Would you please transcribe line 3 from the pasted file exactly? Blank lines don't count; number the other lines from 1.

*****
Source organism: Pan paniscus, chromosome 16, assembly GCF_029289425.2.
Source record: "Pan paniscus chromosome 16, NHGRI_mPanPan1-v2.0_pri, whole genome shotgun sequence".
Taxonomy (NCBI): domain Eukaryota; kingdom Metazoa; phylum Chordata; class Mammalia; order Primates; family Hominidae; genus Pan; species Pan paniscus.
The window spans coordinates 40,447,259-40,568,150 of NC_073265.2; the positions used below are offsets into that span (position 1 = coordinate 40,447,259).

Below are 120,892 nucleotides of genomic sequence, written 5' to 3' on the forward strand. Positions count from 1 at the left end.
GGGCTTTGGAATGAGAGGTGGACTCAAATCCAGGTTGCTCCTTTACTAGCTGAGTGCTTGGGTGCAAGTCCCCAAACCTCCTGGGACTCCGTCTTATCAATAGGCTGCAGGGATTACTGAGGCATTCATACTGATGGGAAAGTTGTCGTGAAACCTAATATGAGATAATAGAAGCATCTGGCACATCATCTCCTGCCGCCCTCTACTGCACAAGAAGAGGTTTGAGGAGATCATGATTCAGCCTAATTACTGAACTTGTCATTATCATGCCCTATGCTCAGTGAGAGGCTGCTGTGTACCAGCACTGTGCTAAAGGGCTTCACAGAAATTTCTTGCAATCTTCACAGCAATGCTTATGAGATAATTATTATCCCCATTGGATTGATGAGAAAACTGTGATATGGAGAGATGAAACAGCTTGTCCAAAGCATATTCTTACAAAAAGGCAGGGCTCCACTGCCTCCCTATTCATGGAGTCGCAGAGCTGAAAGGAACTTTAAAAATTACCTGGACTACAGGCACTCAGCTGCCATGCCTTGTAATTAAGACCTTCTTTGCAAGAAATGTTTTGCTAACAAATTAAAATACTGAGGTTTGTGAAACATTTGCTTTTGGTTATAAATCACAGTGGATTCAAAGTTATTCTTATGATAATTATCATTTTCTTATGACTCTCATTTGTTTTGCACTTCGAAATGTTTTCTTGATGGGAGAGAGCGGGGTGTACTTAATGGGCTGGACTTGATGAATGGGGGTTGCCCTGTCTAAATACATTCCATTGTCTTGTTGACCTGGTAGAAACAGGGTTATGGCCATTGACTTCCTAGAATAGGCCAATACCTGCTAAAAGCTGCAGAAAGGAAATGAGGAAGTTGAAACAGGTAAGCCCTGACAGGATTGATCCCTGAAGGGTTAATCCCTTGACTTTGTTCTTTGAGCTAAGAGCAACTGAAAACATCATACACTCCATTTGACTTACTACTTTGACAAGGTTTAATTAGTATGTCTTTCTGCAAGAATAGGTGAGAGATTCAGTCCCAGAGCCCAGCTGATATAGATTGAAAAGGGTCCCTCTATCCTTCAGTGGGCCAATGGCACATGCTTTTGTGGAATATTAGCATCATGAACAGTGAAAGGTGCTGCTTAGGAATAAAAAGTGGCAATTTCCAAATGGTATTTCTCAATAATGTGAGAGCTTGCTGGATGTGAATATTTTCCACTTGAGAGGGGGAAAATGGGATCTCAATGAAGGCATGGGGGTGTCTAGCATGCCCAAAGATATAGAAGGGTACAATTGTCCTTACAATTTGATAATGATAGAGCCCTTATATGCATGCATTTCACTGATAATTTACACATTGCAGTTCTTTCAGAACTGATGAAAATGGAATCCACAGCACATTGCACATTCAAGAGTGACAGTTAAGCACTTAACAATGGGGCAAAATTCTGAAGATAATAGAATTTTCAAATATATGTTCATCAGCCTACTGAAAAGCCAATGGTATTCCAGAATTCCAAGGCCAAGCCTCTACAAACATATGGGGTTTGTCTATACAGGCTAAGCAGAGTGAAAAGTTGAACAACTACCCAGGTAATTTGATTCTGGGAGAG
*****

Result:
Taxonomy (NCBI): domain Eukaryota; kingdom Metazoa; phylum Chordata; class Mammalia; order Primates; family Hominidae; genus Pan; species Pan paniscus.